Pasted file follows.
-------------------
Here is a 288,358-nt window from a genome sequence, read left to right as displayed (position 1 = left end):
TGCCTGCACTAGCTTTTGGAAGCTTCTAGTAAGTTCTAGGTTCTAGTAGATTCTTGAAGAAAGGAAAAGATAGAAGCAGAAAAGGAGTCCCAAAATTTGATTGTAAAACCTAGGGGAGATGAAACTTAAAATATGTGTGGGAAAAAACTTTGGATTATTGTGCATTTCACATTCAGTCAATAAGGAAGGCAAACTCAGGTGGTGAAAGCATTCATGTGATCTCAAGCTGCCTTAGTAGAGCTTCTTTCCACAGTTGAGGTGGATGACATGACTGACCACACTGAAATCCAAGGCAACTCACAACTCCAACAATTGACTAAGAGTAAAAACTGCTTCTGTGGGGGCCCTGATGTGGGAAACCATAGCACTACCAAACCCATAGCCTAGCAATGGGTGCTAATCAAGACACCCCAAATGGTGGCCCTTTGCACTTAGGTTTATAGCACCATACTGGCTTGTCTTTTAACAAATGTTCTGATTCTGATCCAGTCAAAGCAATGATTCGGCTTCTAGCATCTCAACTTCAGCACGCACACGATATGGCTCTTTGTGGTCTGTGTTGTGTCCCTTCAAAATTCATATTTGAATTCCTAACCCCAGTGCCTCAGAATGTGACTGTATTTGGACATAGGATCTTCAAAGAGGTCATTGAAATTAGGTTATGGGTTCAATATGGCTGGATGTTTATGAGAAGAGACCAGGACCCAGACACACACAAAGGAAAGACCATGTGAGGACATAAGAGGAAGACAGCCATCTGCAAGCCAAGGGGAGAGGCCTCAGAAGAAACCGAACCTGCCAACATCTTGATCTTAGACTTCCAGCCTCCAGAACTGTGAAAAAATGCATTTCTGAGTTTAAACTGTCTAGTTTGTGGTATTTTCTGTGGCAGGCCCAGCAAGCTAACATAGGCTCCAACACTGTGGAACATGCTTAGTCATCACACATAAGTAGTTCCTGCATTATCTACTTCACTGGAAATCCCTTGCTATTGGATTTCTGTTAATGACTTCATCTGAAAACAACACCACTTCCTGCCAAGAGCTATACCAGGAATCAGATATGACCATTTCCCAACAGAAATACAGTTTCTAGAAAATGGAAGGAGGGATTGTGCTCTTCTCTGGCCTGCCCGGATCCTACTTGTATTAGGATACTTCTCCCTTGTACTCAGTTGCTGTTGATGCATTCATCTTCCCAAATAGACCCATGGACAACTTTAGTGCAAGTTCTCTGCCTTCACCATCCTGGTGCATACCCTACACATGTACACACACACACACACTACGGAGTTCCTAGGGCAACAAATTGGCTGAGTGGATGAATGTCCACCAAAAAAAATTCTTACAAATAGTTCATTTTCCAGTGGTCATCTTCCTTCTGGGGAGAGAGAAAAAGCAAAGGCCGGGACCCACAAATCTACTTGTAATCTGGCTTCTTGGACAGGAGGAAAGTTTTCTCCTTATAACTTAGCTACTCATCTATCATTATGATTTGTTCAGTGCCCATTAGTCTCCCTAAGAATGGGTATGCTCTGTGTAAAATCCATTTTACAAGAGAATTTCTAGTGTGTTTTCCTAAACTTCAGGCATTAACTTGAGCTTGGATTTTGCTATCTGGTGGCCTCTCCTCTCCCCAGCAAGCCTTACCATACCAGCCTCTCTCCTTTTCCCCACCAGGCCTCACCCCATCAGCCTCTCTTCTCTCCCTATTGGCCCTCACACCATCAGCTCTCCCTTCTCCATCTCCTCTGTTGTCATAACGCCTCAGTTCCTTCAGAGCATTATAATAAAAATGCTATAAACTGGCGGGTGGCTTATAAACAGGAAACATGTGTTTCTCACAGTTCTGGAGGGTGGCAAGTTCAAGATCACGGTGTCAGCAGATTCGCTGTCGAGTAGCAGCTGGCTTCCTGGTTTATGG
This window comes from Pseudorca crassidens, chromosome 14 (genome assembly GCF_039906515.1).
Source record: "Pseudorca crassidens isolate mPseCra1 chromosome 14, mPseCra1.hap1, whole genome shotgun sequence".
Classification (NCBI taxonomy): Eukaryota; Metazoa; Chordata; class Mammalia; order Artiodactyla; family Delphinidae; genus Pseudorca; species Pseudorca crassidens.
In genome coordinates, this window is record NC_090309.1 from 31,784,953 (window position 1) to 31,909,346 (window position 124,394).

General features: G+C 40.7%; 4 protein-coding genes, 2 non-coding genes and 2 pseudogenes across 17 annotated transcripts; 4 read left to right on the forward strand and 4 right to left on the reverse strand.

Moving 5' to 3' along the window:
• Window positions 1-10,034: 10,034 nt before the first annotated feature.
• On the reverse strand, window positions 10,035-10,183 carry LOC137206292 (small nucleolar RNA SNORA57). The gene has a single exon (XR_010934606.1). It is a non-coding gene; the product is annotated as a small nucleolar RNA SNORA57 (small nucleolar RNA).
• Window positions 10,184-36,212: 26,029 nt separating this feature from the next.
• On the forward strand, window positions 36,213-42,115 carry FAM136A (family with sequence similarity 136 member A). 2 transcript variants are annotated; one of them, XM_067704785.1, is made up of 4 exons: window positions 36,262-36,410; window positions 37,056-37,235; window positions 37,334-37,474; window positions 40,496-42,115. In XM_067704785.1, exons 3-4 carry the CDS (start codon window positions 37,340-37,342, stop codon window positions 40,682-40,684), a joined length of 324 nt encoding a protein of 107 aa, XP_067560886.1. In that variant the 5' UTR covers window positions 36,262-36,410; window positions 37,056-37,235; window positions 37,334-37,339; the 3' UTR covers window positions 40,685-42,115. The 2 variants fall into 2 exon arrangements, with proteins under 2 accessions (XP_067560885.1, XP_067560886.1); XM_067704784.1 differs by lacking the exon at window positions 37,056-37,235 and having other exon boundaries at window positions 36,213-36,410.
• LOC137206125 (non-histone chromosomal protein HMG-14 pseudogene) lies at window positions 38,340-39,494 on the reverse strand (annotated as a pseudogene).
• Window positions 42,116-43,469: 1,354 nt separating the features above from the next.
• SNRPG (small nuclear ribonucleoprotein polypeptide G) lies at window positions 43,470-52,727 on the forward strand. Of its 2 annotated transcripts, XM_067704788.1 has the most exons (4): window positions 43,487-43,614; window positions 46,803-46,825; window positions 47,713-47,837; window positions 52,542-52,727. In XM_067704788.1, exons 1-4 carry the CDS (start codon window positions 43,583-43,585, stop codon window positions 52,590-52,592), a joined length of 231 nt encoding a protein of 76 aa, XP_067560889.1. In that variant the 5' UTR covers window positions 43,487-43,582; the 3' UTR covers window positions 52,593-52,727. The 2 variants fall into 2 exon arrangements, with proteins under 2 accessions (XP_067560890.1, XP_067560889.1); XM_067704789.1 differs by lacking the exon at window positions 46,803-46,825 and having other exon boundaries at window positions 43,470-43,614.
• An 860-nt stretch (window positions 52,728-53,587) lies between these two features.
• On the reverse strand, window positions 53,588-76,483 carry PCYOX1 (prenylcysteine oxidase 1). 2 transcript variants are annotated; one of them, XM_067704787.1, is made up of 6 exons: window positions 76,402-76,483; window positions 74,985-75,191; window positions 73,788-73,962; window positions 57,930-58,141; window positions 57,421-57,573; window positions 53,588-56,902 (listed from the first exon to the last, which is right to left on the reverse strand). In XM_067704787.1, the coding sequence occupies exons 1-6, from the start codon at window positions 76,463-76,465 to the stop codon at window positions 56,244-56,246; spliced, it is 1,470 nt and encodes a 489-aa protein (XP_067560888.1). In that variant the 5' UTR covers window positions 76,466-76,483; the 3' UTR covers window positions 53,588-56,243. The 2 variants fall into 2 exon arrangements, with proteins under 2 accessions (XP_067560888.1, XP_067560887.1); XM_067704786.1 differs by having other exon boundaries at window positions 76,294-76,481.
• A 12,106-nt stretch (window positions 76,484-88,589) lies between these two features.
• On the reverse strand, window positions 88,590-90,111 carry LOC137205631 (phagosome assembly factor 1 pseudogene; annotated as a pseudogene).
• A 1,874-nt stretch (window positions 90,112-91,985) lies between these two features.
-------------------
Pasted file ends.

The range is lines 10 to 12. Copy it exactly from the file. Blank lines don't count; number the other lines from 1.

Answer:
• On the reverse strand, window positions 10,035-10,183 carry LOC137206292 (small nucleolar RNA SNORA57). The gene has a single exon (XR_010934606.1). It is a non-coding gene; the product is annotated as a small nucleolar RNA SNORA57 (small nucleolar RNA).
• Window positions 10,184-36,212: 26,029 nt separating this feature from the next.
• On the forward strand, window positions 36,213-42,115 carry FAM136A (family with sequence similarity 136 member A). 2 transcript variants are annotated; one of them, XM_067704785.1, is made up of 4 exons: window positions 36,262-36,410; window positions 37,056-37,235; window positions 37,334-37,474; window positions 40,496-42,115. In XM_067704785.1, exons 3-4 carry the CDS (start codon window positions 37,340-37,342, stop codon window positions 40,682-40,684), a joined length of 324 nt encoding a protein of 107 aa, XP_067560886.1. In that variant the 5' UTR covers window positions 36,262-36,410; window positions 37,056-37,235; window positions 37,334-37,339; the 3' UTR covers window positions 40,685-42,115. The 2 variants fall into 2 exon arrangements, with proteins under 2 accessions (XP_067560885.1, XP_067560886.1); XM_067704784.1 differs by lacking the exon at window positions 37,056-37,235 and having other exon boundaries at window positions 36,213-36,410.